DIBDIN, Henry Edward (1813-1866). Composer.
Archive of Dibdin's correspondence covering almost all of his relatively-brief life and career and in particular his twenty-years of marriage. Together with extensive groups of other papers, particularly Dibdin's lifelong correspondence with Edward Francis Rimbault.
A comprehensive and apparently untapped resource for the life of a distinguished British musician.
Henry Edward Dibdin was born in London, the son of Charles Isaac Mungo Dibdin (1768-1833), known as Charles Dibdin the younger, and was taught music by his sister, the harpist and composer Mary Anne Dibdin (1799-1886). There is a letter from his father to the sister in this archive. Henry also played the viola and the organ (and one assumes the piano). He played the harp at Paganini's last concert at Covent Garden in 1832, and in the following year he moved to Edinburgh, where he resided for the rest of his life. (See Oxford DNB.The major part of the archive is in annual folders from 1842 to the end of Dibdin's life (and thereon in the form of hundreds of letters and other material relating to the extensive Dibdin family. The following is a brief summary of the contents:
Henry Edward Dibdin's letters to his wife, née Isabella Perkins Palmer (b.1828, soprano and hymn writer) comprising almost 200 long and detailed letters, written during the whole of their married life, 1844-1866. Included is Isabella's school report of 1842 and the marriage certificate of 26 July 1846. This is the most significant extant resource for a biography of Dibdin.
Letters to H.E. Dibdin, many on musical subjects:
Edward Francis Rimbault [pseud. Franz Nava] (1816-1876, writer on music and antiquary): c.35 letters, some of considerable length (one of 8 pages 4to), with some musical notation; John Camidge, jnr., Sir George Stuart Mackenzie, John Thomas Surenne (in verse), the Duke of Wellington (1850, declining a dedication, rather worn), Bulkeley Bandinel (Bodleian Library, 1850), David Laing (3), William Henry Havergal, George Farquhar Graham, Baron von Tucher, Charles Oberthür (2), Peter Maurice (3, from New College etc.), William Swan, John Hullah, and others. Several letters written in 1865 include testimonials relating to Dibdin's candidature for the professorship of Music at Edinburgh. Also included are letters of many family members including his brother Robert William Dibdin (1805-1887), and, significantly, his son Edward Rimbault Dibdin (1853-1941 - musician, painter and curator of the Walker Art Gallery): c.11 to his own son, Thomas. Other family letters including c. 20 of Thomas Colman Dibdin, 1886-1889 with letters to him from from A.C. Mackenzie (6, 1889-91), (Sir) Charles Hallé (1888), J.L. Toole (2, 1888), Carl Rosa (1888), and others.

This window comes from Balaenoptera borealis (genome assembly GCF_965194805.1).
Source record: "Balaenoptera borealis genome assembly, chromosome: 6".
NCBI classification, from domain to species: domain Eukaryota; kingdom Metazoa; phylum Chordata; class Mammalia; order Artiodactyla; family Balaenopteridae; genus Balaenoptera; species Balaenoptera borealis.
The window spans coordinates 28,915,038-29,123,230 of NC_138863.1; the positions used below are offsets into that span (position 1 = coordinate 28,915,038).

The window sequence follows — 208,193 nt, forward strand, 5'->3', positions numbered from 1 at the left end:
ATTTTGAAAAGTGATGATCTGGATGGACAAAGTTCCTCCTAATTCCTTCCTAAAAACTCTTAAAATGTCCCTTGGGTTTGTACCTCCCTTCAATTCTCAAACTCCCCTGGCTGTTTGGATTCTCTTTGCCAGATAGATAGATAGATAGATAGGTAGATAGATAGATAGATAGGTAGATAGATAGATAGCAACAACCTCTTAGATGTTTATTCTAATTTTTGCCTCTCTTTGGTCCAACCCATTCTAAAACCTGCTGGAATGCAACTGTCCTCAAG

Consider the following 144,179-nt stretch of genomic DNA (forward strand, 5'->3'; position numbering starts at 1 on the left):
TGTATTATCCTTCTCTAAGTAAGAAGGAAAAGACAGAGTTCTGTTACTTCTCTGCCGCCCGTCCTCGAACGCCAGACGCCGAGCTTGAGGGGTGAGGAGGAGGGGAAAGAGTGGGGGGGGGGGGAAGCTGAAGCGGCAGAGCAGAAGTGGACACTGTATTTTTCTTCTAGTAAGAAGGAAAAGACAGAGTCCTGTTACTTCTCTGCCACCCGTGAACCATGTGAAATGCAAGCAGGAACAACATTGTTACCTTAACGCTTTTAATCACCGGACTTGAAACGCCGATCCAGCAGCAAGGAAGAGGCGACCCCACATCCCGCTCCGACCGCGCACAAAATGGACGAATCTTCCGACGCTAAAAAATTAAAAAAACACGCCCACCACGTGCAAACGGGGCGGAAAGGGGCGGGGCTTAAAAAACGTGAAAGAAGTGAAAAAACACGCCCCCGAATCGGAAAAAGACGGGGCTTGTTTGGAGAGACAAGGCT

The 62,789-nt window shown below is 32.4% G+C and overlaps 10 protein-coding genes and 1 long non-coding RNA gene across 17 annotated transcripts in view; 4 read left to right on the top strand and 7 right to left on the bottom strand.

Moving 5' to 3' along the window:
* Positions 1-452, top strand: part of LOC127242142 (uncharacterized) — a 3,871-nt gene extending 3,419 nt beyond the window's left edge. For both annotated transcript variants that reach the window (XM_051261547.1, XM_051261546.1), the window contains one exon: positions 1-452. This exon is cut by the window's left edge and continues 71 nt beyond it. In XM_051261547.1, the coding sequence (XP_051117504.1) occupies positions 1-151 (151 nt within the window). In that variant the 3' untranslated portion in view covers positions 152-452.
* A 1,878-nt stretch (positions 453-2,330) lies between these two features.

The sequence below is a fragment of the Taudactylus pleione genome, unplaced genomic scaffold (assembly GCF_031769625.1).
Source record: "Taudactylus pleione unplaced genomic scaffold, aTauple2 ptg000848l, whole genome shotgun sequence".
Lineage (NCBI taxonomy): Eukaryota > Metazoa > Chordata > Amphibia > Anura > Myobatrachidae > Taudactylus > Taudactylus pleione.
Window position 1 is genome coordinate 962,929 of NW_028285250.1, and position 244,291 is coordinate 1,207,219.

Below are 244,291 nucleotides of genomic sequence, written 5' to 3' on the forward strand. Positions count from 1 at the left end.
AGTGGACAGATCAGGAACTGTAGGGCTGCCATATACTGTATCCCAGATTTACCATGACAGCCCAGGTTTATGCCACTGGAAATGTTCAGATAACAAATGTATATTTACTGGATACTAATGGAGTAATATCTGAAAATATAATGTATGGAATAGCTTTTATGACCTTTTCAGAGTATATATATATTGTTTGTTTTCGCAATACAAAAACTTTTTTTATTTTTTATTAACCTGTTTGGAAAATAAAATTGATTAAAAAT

Over fifty letters from from W[illiam] J[ohn] Lawrence (author of 'Speeding up Shakespeare, 1937, etc.) (1862-1940) to E.R. Dibdin, c.1893-1938. Lengthy letters, to include offprints etc.
William Thomas Freemantle of Barbot Hall, Rotherham (1849-1931, bibliographer and book collector): correspondence with E[dward] R[imbault] Dibdin, c.55 letters with related material.
Transcripts of Elizabethan songs (Campion etc.) in a folder addressed to the Music Section of the Clarendon Press (watermark 1931).
Two brief examples:
Edward Francis Rimbault to H.E.D., 4 pages 8vo, London, 9 June 1849:
'It is my intention to reprint old John Day's Psalter, with an Historical Account of the rise & progress of Psalmody. ... The only copy of the original edition with which I am acquainted is in the Library of Brasenose College Oxford. ... I have both editions of Ravenscroft's work, and also the second edition of Este's Psalter. I have also Richard Allison's Collection of Psalm tunes ... If any of these are of the slightest use I shall feel great pleasure in lending them to you. ...' (Dibdin's best-known work, the Standard Psalm Book was published in 1851).
B[ulkeley] Bandinel to H.E.D., 3 pages 8vo, Bodleian Library, 18 November 1850:
'... I have now before me The Booke of Psalmes Englished both in Verse and Metre by Henry Ainsworth - 8[vo] Amsterdam 1646. I think a short extract from the preface will best enable you to decide whether you would like any part to be copied - (which can very well be done by one of my junior assistants who is a chaplain of New College where is one of our best choirs) ...'
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